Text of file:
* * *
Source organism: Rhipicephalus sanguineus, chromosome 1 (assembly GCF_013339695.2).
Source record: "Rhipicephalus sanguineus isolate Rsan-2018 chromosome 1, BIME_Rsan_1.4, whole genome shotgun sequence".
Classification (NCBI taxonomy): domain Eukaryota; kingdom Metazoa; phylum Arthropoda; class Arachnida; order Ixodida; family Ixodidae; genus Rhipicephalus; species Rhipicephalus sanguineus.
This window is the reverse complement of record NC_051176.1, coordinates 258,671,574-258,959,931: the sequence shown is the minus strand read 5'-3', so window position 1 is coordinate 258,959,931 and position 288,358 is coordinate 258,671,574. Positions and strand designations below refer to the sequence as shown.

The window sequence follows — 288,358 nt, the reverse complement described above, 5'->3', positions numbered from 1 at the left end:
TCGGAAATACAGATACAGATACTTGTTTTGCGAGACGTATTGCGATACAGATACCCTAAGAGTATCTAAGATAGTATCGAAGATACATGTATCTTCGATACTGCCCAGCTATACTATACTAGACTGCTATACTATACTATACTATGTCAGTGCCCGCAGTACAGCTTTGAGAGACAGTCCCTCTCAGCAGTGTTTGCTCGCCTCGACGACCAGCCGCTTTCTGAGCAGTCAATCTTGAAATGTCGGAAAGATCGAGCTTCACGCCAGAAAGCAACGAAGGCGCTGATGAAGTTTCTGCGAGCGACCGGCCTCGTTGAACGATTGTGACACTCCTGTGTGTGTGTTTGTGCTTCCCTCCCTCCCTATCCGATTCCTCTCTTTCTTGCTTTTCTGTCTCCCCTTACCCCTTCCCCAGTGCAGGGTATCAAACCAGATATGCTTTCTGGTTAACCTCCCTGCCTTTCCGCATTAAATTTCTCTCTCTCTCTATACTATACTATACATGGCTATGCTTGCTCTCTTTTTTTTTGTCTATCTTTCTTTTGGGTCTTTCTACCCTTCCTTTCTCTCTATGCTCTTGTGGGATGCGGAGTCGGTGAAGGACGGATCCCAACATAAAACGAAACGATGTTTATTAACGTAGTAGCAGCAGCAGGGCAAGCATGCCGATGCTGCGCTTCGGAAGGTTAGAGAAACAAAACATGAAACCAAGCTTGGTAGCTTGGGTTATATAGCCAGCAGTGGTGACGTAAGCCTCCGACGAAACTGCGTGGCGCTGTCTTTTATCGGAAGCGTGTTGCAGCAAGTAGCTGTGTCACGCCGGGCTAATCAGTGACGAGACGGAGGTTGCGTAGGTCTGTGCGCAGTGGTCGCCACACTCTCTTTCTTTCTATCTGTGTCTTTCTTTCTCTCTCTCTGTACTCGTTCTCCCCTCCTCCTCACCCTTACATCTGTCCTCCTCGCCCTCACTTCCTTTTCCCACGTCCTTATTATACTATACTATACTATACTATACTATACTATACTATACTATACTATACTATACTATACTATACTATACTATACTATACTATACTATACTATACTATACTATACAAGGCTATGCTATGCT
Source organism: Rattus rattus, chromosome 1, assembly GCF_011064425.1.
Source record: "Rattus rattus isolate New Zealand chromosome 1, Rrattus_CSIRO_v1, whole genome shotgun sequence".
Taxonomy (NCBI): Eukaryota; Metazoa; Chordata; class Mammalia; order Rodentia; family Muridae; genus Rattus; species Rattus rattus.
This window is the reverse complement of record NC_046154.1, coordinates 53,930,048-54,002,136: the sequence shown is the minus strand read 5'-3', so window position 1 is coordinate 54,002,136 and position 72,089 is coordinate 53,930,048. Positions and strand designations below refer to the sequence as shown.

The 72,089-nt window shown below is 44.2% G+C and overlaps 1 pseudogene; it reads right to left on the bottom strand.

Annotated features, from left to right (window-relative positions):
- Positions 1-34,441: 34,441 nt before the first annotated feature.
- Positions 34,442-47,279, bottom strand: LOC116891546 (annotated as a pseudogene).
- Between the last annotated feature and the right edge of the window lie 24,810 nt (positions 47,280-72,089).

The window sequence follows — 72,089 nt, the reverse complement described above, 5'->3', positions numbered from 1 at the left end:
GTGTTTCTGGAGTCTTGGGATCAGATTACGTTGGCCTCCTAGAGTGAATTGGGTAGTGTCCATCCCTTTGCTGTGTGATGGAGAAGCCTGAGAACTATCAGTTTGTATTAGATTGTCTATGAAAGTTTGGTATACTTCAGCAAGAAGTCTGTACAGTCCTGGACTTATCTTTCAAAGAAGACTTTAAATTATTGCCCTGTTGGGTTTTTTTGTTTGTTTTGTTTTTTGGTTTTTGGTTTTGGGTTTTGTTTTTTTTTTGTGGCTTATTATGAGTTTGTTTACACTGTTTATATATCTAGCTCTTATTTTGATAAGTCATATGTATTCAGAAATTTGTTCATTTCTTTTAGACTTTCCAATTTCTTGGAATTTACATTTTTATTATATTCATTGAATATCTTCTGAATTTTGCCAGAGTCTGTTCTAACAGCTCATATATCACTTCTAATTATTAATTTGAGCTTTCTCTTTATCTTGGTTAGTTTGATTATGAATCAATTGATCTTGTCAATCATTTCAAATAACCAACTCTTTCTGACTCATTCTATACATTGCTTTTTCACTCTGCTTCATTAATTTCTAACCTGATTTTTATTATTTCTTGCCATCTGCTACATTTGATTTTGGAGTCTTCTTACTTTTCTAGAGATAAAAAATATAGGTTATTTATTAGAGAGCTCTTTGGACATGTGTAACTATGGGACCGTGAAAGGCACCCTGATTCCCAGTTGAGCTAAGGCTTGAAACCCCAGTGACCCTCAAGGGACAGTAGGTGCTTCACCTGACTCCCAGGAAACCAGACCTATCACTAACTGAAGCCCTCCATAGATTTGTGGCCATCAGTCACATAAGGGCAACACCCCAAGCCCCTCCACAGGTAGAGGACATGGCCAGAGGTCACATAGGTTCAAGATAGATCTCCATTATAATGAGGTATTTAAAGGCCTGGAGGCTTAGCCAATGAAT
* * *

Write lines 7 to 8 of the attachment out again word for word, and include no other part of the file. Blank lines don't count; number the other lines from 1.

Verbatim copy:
Source organism: Rattus rattus, chromosome 1, assembly GCF_011064425.1.
Source record: "Rattus rattus isolate New Zealand chromosome 1, Rrattus_CSIRO_v1, whole genome shotgun sequence".